Paramita #1: Generosity

Meditation can a softening effect on our hearts. But having an open heart can feel kind of dangerous, unsettling. What to do? Instead of trying to scramble back into a more closed off situation, there are six actions that you could take instead.

They are called the Six Paramitas, or transcendent actions.

The Six Paramitas are: generosity, patience, discipline, exertion, mindfulness, and wisdom.

We’ll talk about the first one, generosity, today and the other five over the next five newsletters.

So let’s start with what generosity is not! It is not:

-Giving away all your stuff even though you don’t want to
-Putting yourself last
-Giving to others from a sense that you have more than they do

Here, generosity begins with opening yourself up to whatever situation and person you encounter. It also means opening up to yourself, just as you are. In all cases, we open not to manipulate the situation or put forth an agenda or pass judgment, but simply to communicate with it. We give our attention to it. Nothing is more generous than this.

The Zen priest and poet John Tarrant Roshi said, “Attention is the most basic form of love. Through it we bless and are blessed.” I’ve never heard a truer statement. And what is more generous than love?

When you know that you possess this ability to open to your world, you can give up the sense of constantly trying to solidify your stance or guard what you possess. Instead, you can take in the entire spectrum of brilliant, challenging, touching, beautiful, crazy human experience. At this point, a sense of tremendous richness arises. When your generosity comes from richness rather than poverty, it is not parsimonious or diminishing. It is beneficent. It is expansive.

So generosity begins with letting down your guard. And of course, in meditation, this is exactly what we are practicing: releasing concept, judgment, hope, and fear to tune in to the vastness of the present moment.

Good luck!

Please practice!


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  1. Teresa Barsanti { 09.20.12 at 12:27 am }

    I love reading your blog and I have learned so much from it. Could you give an example of what generosity is? I think I am so programmed to believe it is all the things you said it is not, that I can’t quite wrap my head around what it is, what does it look like? I’m not quite sure what it means to open myself up to whatever situation or peson I encounter. Thank you!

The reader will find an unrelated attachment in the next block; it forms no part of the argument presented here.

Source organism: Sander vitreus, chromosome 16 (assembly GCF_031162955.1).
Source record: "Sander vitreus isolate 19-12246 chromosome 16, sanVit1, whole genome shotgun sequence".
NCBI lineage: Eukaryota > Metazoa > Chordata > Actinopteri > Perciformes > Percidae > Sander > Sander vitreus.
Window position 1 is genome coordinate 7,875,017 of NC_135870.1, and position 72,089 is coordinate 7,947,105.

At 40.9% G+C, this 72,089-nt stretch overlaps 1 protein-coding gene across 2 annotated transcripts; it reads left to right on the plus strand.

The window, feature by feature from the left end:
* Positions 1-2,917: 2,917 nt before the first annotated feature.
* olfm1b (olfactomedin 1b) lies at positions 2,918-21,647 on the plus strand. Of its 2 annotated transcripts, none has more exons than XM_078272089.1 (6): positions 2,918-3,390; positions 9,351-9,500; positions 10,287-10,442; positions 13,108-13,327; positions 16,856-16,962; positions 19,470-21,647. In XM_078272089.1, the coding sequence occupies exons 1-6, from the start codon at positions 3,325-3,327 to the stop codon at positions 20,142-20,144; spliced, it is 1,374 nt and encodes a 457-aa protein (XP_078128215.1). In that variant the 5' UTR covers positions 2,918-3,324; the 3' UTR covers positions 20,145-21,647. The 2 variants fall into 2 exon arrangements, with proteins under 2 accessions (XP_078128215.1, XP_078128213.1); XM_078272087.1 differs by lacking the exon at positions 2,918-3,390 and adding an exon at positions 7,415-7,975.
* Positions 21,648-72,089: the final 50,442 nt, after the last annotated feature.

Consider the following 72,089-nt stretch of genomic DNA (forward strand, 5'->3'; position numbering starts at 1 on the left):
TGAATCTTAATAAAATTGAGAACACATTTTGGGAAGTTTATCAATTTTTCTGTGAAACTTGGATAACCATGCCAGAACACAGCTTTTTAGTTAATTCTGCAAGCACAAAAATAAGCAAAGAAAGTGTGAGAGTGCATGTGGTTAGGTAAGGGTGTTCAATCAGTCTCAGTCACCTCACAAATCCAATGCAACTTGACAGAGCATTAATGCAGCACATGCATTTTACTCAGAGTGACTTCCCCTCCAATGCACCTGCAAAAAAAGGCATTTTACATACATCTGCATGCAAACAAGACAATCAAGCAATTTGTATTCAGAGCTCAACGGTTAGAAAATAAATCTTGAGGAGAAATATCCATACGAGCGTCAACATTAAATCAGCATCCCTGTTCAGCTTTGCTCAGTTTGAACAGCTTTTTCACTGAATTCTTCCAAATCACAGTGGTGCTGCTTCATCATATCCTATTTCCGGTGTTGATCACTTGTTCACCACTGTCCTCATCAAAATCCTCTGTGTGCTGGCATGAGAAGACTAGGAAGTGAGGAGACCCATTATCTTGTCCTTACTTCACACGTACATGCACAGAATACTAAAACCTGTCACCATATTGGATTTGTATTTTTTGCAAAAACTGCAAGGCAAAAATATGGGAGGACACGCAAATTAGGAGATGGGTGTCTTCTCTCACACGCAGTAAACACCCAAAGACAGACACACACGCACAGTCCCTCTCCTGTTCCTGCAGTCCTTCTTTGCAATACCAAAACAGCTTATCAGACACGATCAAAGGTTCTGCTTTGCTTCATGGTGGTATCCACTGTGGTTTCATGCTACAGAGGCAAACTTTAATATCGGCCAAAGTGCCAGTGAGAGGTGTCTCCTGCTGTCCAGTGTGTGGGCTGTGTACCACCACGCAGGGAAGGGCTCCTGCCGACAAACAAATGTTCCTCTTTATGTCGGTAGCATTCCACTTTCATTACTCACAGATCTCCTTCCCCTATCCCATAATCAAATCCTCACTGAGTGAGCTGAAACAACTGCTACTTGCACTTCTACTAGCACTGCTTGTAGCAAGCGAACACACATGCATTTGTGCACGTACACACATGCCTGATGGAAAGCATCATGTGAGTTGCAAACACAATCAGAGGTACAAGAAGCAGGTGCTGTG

• susan { 09.20.12 at 10:07 am }

      So glad you enjoy the blog, Teresa.

      I totally understand and appreciate your comment that you (and I, everyone) are programmed to think generosity is all the things I said it was not. I think the key to understanding is to think of the difference between giving something out of pure love and affection vs doing so out of obligation or shame.

      Here, the act of opening is what is meant by generosity. It is so generous to open your mind and heart to actually take something of someone in. “Opening” doesn’t mean liking or accepting or even tolerating. It simply means to place your attention on the situation or person sort of like you place your attention on your breath in meditation. I hope this makes sense. Let me know. xo S

      • Teresa Barsanti { 09.21.12 at 12:23 am }

        Thanks! That really does help. I think it’s just such a foreign concept for me that it might take a while to fully grasp it. Thank you!

        • susan { 09.27.12 at 2:57 pm }

          There is no rush.

  2. David Brostrom { 09.20.12 at 9:07 am }

    It seems to me that practicing generosity goes along with “being genuine.” Otherwise it is more likely I’ll do it for the wrong reasons.

    • susan { 09.20.12 at 10:08 am }

      Yes, to offer generosity genuinely is the best, amazing. But, when we can’t do so, it’s still ok to try anyway… ;-)

  3. roxy { 10.03.12 at 6:06 pm }

    Thanks for your explanation. I tend to be generous sometimes out of shame. How can I change that?

    • susan { 10.18.12 at 12:00 pm }

      Roxy, it can be useful to first offer your generosity to yourself. That seems to change many things. Hope this is useful!

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